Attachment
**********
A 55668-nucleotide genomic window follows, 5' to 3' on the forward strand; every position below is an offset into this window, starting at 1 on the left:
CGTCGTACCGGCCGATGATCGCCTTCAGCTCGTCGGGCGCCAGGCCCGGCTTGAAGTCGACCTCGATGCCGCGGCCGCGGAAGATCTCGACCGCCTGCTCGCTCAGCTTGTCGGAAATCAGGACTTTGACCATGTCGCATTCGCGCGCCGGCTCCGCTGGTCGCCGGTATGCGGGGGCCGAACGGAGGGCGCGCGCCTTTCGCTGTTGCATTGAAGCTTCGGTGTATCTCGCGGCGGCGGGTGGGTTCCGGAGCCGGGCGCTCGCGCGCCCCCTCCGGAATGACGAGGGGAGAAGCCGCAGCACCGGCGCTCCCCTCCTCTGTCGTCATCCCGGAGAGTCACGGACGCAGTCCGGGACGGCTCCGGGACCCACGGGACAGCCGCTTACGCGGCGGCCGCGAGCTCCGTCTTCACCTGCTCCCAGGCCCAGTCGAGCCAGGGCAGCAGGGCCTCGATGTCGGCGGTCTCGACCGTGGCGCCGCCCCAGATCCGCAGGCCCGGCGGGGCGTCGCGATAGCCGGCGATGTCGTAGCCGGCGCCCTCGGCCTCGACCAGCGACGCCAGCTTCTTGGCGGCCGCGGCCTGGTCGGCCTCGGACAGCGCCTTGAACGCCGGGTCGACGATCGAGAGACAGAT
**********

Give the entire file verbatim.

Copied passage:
A 55668-nucleotide genomic window follows, 5' to 3' on the forward strand; every position below is an offset into this window, starting at 1 on the left:
CGTCGTACCGGCCGATGATCGCCTTCAGCTCGTCGGGCGCCAGGCCCGGCTTGAAGTCGACCTCGATGCCGCGGCCGCGGAAGATCTCGACCGCCTGCTCGCTCAGCTTGTCGGAAATCAGGACTTTGACCATGTCGCATTCGCGCGCCGGCTCCGCTGGTCGCCGGTATGCGGGGGCCGAACGGAGGGCGCGCGCCTTTCGCTGTTGCATTGAAGCTTCGGTGTATCTCGCGGCGGCGGGTGGGTTCCGGAGCCGGGCGCTCGCGCGCCCCCTCCGGAATGACGAGGGGAGAAGCCGCAGCACCGGCGCTCCCCTCCTCTGTCGTCATCCCGGAGAGTCACGGACGCAGTCCGGGACGGCTCCGGGACCCACGGGACAGCCGCTTACGCGGCGGCCGCGAGCTCCGTCTTCACCTGCTCCCAGGCCCAGTCGAGCCAGGGCAGCAGGGCCTCGATGTCGGCGGTCTCGACCGTGGCGCCGCCCCAGATCCGCAGGCCCGGCGGGGCGTCGCGATAGCCGGCGATGTCGTAGCCGGCGCCCTCGGCCTCGACCAGCGACGCCAGCTTCTTGGCGGCCGCGGCCTGGTCGGCCTCGGACAGCGCCTTGAACGCCGGGTCGACGATCGAGAGACAGAT